Ever done a study of capital punishment? I know it’s a rather morbid subject, but it is something to think about. Throughout human history people have been executed for many reasons and in various ways. For instance, in the Middle-ages people were beheaded and burned at the stake for serious crimes but also for religious reasons.
During the time of the French Revolution many unfortunate people were summarily executed. In 1789, a medical doctor named Joseph-Ignace Guillotin who became alarmed by the crudeness of how executions were carried out, proposed using a machine that would make it quicker and more humane. It became known infamously as the “Guillotine.”
Later methods for executing criminals, spies, and traitors included hangings, firing squads (a method still used in some states on repentant Mormon criminals who request it), electric chairs (a method that did not always work), and lethal gas chambers. Today, most states still having the death penalty use lethal injection because it is regarded as the safest (?), most painless, and most humane method now available.
Obviously, one of the biggest debates regarding the American justice system today is over capital punishment. I know good people and many Christians disagree on the matter. Nonetheless, the Bible clearly sanctions it for certain heinous crimes, especially murder (see Genesis 8:6). But that issue is not our concern here.
In this installment in our series on “Why Should I Believe?” we will go back to the time of the ancient Romans who used what was one of cruelest forms of execution ever devised: crucifixion. Crucifixion was the nailing or strapping of a criminal on a wooden pole and leaving him to die slowly in the sun. It was also a common form of execution by the Romans against insurgents and army deserters. It was regarded as so cruel that it was forbidden to be used on Roman citizens.
Naturally, when we think of crucifixion we usually think of the death of Jesus Christ on the cross of Calvary. That cross became, and is now, the universally recognized symbol of Christianity. That’s the main reason atheists and some non-Christian religionists hate it and want it removed from public display wherever they can force the issue.
Muslims, for instance, deny Jesus was ever crucified at all. In Islam, Jesus is considered a great prophet and Muslims don’t see how he could have died in such a demeaning and shameful manor. They contend that someone else must have died in His place.
Most cults also do not use crosses as their symbols. For example, Jehovah’s Witnesses never put crosses on Kingdom Halls or allow their members to wear them as jewelry. They teach that Jesus was not crucified on a cross at all, but He was “impaled on a torture stake” with His hands nailed together above His head.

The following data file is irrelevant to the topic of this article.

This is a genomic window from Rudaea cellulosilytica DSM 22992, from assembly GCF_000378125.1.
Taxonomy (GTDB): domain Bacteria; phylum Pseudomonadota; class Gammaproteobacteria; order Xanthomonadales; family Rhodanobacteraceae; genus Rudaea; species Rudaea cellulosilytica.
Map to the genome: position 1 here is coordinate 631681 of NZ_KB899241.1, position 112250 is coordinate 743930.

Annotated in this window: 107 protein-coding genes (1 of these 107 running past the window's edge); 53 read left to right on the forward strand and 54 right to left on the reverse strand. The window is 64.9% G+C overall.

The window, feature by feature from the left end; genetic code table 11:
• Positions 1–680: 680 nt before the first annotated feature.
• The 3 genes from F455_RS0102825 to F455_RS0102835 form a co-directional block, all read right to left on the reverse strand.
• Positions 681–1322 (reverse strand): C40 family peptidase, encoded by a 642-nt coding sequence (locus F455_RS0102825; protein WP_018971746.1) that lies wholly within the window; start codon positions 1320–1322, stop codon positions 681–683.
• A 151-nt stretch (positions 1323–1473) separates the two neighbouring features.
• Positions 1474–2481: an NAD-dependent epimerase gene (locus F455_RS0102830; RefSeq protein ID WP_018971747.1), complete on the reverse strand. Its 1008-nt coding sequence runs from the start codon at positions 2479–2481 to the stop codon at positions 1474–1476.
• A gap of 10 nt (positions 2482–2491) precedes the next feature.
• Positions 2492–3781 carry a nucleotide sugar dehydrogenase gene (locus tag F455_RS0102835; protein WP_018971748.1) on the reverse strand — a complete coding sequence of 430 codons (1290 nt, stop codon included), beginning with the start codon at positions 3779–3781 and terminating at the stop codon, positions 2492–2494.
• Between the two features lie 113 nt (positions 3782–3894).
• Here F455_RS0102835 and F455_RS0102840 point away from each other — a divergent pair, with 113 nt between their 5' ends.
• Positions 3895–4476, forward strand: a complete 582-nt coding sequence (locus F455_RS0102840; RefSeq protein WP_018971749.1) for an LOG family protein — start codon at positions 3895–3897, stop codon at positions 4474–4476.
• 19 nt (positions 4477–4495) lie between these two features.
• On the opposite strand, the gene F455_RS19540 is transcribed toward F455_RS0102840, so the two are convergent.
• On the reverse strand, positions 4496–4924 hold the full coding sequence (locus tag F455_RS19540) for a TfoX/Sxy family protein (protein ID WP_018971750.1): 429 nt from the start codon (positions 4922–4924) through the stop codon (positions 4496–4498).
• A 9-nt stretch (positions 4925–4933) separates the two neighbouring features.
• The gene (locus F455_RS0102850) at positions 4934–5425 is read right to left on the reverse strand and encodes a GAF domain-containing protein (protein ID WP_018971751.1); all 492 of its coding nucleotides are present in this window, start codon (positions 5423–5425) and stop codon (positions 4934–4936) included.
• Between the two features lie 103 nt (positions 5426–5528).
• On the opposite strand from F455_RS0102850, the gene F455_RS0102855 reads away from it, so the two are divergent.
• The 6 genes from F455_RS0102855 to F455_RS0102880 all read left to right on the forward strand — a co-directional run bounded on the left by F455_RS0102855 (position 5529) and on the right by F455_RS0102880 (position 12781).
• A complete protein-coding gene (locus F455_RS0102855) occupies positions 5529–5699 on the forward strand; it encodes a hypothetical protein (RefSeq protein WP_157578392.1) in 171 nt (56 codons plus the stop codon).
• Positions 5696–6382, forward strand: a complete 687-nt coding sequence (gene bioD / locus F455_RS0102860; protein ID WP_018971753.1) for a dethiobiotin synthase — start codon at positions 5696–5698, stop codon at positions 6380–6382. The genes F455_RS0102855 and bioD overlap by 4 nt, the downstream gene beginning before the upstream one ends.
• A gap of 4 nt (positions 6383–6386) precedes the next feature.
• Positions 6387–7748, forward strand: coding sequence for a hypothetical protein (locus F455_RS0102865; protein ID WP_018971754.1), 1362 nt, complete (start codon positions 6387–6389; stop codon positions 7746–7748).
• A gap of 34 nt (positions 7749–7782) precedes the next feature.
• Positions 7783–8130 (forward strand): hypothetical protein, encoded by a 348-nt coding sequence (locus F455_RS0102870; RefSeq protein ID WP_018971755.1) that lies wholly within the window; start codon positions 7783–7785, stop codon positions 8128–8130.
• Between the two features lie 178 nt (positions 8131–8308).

Mormons, on the other hand, do believe Jesus died on a cross. Nevertheless, they do not display crosses on their buildings – probably to distinguish themselves from what they call “traditional Christianity,” which they still officially regard as apostate.
An interesting side-light to this matter is that Roman Catholics commonly display “crucifixes” in their churches and homes. A crucifix is a cross with an image of Jesus hanging upon it. They are used in conjunction with the sacrament of the Eucharist (Lord’s Supper). According to Catholic teaching, by the miraculous process of transubstantiation, when the bread and wine are ingested they literally become the body and blood of Jesus. Thus Jesus is essentially re-crucified each time the Eucharist is taken.
Since the Reformation, Protestants and Evangelicals have been reluctant to use such images of Jesus. And, not having the same literal sacramental meaning for the Lord’s Supper, normally do not display Him on the cross but prefer it standing empty. They also see the empty cross as symbolizing Jesus’ resurrection.
Now all that being said, it leads to a couple of vexing questions. First, “Just why is the Cross so important?” Secondly, “Why should we believe in the crucifixion of Christ, anyway?”
In this article we will explore five reasons why we should believe in the crucifixion of Jesus and why it is of utmost importance in the plan of God for man’s redemption.
Reason 1 – The Crucifixion Was Prophesied in Scripture.
One of the most intriguing passages of the Old Testament is Psalm 22. It was written by David and clearly provides a vivid description of someone dying a painful death. Here are few verses from that Psalm that are especially relevant.
“My God, my God, why have You forsaken me?” (vs. 1 NASB)
Where have you heard that before? Of course, Jesus quoted it while he was on the Cross (see Matthew 27:46).
But I am a worm and not a man, a reproach of men and despised by the people. (vs. 6 NASB)